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The One Number That Matters Most: Real Wages
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The One Number That Matters Most: Real Wages

Americans have taken their biggest inflation-adjusted pay cut in about a quarter-century.

Increasing inflation means that real income is down for many Americans. (Photo by Robert Nickelsberg/Getty Images)

Dumb ideas can be important, and falsehoods can be more powerful than facts, especially when it comes to shaping popular culture and broad social attitudes. That sounds simultaneously vague and grandiose, I know: What I mean to emphasize here is that the connection Americans make between which party’s politicians hold the balance of political power (especially the presidency) and the state of the economy at any given moment wildly exaggerates the connection between those things, and often descends into something indistinguishable from superstition, even idolatry. If the rains don’t fall and the cattle aren’t fecund, it is because the divine priest-king has failed to properly propitiate the gods of abundance; if nominal GDP growth is outpaced by inflation as measured by the CPI … 

You know how that goes. 

I do not like to make election predictions and am not very good at it. (Even worse, my method of prediction isn’t very entertaining! My general read is that the people who are significantly ahead in the polls on Election Day will usually win but sometimes lose, and that the races that are close will be close. There’s rank punditry, and then there’s stale punditry.) But this time around, the big trend is staring us straight in the face, and there isn’t any great mystery about the political vectors of 2022: Real wages have been declining—in fact, Americans have taken their biggest inflation-adjusted pay cut in about a quarter-century—and Democrats from Joe Biden on down are going to be blamed for that.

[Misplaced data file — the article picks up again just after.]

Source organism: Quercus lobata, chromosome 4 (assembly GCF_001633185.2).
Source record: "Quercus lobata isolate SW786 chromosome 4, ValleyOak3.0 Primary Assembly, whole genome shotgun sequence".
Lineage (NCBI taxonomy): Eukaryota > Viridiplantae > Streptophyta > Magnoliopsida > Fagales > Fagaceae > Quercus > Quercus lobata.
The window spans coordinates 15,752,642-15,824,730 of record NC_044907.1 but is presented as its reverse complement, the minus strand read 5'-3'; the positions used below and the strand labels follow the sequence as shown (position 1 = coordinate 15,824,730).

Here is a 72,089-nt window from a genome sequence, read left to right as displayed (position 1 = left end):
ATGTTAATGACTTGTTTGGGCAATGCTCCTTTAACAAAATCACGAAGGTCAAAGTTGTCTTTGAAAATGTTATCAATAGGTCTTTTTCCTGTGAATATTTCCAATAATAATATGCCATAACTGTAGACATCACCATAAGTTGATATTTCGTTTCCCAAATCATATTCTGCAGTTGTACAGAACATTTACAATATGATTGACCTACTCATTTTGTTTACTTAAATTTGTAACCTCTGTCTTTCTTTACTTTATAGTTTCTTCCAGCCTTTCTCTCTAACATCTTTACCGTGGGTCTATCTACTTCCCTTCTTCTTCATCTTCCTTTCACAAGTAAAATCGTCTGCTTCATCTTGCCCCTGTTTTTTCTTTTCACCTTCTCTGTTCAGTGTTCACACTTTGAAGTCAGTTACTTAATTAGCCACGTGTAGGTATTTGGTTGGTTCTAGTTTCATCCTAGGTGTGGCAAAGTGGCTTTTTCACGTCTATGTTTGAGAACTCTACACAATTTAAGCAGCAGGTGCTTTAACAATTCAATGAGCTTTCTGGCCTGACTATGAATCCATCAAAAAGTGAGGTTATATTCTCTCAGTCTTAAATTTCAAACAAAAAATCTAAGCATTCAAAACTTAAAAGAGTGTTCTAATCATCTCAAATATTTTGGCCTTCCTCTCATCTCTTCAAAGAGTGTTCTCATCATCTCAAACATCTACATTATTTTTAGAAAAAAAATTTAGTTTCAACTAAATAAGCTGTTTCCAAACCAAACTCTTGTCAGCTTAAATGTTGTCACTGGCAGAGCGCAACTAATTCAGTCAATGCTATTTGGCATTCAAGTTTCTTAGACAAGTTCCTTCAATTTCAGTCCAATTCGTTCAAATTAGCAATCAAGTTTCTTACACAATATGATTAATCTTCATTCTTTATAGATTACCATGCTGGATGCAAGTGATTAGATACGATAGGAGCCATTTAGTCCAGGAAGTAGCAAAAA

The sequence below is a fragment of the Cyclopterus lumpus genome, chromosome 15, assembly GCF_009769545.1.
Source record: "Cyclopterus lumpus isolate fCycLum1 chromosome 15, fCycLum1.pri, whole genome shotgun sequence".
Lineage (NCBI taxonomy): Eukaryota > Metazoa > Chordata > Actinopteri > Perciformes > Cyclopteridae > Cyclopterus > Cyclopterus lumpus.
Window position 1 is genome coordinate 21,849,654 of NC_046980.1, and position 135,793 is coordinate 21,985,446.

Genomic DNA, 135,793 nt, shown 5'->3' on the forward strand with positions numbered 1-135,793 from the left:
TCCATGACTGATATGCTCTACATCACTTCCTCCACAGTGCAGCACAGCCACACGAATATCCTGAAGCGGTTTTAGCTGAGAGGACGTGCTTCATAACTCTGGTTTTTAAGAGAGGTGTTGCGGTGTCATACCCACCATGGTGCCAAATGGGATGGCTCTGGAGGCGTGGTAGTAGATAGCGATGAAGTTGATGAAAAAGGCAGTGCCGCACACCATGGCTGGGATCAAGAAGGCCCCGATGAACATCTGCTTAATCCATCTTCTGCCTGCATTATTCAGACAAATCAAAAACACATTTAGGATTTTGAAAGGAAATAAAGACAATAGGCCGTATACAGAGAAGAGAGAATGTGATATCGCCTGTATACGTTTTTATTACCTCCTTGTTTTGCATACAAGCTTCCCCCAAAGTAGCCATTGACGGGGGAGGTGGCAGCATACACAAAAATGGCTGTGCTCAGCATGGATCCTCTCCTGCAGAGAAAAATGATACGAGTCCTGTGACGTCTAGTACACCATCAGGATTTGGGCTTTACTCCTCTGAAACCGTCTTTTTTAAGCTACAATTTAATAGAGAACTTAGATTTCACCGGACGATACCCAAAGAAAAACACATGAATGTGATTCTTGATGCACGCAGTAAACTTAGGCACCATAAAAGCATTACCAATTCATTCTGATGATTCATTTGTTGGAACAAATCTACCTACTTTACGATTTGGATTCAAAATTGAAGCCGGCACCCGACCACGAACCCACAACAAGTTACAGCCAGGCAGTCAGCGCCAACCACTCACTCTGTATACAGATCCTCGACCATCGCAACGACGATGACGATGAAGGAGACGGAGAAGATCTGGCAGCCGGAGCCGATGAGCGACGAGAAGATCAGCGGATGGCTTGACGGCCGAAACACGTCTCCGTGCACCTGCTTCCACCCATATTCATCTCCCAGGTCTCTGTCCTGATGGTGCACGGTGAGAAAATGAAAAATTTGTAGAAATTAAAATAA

Americans’ real incomes were down 3.4 percent year-over-year as of September. And that is when incumbents get punished. How much are Democrats to be blamed for the current state of the economy? It’s a fair question, but a complicated one. 

We’ve had two quarters of declining real GDP (i.e., a small recession as long as the president is a Republican and a complex technical question when the president is a Democrat) and, now, one quarter of GDP growth amounting to just a little over 0.6 percent, meaning a 2.6 percent annualized growth rate. A real GDP growth rate of 2.6 percent does not sound like much—it isn’t very much—but, if real GDP growth during the Biden years came out to an average of 2.6 percent, that would be a bigger number than we saw under Donald Trump, Barack Obama, George W. Bush, or George H. W. Bush, though less than we saw during the presidencies of Bill Clinton, Ronald Reagan, or Jimmy Carter. (You can make your own observations here.) A real GDP growth rate of 2.6 percent means that the size of the U.S. economy would double every 28 years or so—not too shabby.